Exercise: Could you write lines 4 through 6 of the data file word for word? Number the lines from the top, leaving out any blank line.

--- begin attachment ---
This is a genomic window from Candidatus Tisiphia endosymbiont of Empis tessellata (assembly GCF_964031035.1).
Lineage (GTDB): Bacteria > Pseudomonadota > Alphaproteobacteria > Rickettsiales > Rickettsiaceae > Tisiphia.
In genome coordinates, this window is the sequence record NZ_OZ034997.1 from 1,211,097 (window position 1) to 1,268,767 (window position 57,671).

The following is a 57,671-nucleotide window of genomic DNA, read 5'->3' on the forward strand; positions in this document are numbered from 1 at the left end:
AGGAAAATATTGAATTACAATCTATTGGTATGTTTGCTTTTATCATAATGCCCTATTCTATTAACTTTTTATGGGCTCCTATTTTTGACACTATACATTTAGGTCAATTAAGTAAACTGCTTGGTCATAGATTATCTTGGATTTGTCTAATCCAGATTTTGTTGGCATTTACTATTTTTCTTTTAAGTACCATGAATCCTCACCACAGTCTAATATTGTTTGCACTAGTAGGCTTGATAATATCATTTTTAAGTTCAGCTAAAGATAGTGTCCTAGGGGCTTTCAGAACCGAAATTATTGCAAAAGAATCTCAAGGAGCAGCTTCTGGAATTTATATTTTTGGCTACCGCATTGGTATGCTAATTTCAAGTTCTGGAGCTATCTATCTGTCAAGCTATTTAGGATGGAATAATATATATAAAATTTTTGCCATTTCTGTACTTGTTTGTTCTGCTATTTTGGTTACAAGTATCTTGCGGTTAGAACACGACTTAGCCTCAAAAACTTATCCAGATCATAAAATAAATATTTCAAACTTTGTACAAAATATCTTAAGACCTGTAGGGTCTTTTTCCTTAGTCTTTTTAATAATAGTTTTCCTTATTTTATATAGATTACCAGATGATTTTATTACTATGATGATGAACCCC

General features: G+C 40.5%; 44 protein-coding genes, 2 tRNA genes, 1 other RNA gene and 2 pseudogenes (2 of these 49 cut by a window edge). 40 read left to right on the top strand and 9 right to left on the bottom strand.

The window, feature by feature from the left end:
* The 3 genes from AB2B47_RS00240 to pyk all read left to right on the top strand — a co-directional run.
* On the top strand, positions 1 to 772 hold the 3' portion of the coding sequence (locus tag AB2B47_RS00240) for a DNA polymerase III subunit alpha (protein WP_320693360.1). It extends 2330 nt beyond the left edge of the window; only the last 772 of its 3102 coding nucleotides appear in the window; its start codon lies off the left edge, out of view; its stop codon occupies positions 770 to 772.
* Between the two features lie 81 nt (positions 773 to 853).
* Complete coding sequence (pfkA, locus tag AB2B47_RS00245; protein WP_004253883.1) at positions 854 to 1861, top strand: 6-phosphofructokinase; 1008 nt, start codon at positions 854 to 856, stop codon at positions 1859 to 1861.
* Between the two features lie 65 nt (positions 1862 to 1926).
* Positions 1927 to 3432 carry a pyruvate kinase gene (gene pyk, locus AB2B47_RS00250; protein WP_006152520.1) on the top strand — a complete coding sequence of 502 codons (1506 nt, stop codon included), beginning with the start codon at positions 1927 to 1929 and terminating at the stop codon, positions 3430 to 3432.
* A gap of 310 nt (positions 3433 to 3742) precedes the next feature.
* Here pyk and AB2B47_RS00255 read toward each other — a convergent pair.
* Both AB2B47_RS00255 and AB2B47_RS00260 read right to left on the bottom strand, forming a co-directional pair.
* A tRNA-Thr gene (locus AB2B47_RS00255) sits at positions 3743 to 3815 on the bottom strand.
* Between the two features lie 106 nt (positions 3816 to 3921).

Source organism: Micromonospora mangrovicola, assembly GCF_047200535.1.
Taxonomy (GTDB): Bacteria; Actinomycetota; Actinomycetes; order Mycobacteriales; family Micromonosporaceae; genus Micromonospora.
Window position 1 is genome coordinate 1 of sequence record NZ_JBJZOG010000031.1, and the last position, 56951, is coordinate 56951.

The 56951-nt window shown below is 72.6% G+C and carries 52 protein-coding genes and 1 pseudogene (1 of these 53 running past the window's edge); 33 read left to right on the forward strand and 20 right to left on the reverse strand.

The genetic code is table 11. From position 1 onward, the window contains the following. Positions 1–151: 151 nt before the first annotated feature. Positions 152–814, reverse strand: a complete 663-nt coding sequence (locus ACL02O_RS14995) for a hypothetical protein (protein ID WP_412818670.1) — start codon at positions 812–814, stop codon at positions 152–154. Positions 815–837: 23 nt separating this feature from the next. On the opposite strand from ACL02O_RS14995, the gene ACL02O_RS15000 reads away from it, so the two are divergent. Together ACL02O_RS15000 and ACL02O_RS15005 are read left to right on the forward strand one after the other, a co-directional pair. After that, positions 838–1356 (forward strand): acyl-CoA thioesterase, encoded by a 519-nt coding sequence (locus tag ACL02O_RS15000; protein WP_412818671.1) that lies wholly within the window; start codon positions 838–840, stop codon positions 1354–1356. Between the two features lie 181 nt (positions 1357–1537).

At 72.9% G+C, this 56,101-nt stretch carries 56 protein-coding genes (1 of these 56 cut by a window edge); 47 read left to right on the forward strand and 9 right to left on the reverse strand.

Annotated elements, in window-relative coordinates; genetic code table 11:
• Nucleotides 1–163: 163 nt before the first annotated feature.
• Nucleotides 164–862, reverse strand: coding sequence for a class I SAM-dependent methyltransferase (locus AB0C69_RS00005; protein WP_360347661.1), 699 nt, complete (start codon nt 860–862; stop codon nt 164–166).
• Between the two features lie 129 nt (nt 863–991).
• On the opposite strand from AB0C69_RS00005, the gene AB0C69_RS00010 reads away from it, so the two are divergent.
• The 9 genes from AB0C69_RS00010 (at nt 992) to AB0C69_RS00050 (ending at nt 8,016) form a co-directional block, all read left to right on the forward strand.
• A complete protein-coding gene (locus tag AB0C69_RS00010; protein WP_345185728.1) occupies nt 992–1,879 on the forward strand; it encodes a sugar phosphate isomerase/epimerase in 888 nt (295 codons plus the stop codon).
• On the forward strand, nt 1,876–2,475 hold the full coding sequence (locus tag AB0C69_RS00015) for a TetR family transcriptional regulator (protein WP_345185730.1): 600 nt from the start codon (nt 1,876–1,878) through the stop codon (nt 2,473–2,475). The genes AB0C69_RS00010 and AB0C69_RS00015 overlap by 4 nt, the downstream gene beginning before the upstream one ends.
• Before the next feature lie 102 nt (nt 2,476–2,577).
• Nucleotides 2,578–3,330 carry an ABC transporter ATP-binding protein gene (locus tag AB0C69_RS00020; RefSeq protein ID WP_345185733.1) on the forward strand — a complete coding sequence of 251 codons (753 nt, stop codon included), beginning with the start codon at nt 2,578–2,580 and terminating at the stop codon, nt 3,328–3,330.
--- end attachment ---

The following is a 57,671-nucleotide window of genomic DNA, read 5'->3' on the forward strand; positions in this document are numbered from 1 at the left end:
AGGAAAATATTGAATTACAATCTATTGGTATGTTTGCTTTTATCATAATGCCCTATTCTATTAACTTTTTATGGGCTCCTATTTTTGACACTATACATTTAGGTCAATTAAGTAAACTGCTTGGTCATAGATTATCTTGGATTTGTCTAATCCAGATTTTGTTGGCATTTACTATTTTTCTTTTAAGTACCATGAATCCTCACCACAGTCTAATATTGTTTGCACTAGTAGGCTTGATAATATCATTTTTAAGTTCAGCTAAAGATAGTGTCCTAGGGGCTTTCAGAACCGAAATTATTGCAAAAGAATCTCAAGGAGCAGCTTCTGGAATTTATATTTTTGGCTACCGCATTGGTATGCTAATTTCAAGTTCTGGAGCTATCTATCTGTCAAGCTATTTAGGATGGAATAATATATATAAAATTTTTGCCATTTCTGTACTTGTTTGTTCTGCTATTTTGGTTACAAGTATCTTGCGGTTAGAACACGACTTAGCCTCAAAAACTTATCCAGATCATAAAATAAATATTTCAAACTTTGTACAAAATATCTTAAGACCTGTAGGGTCTTTTTCCTTAGTCTTTTTAATAATAGTTTTCCTTATTTTATATAGATTACCAGATGATTTTATTACTATGATGATGAACCCC

General features: G+C 40.5%; 44 protein-coding genes, 2 tRNA genes, 1 other RNA gene and 2 pseudogenes (2 of these 49 cut by a window edge). 40 read left to right on the top strand and 9 right to left on the bottom strand.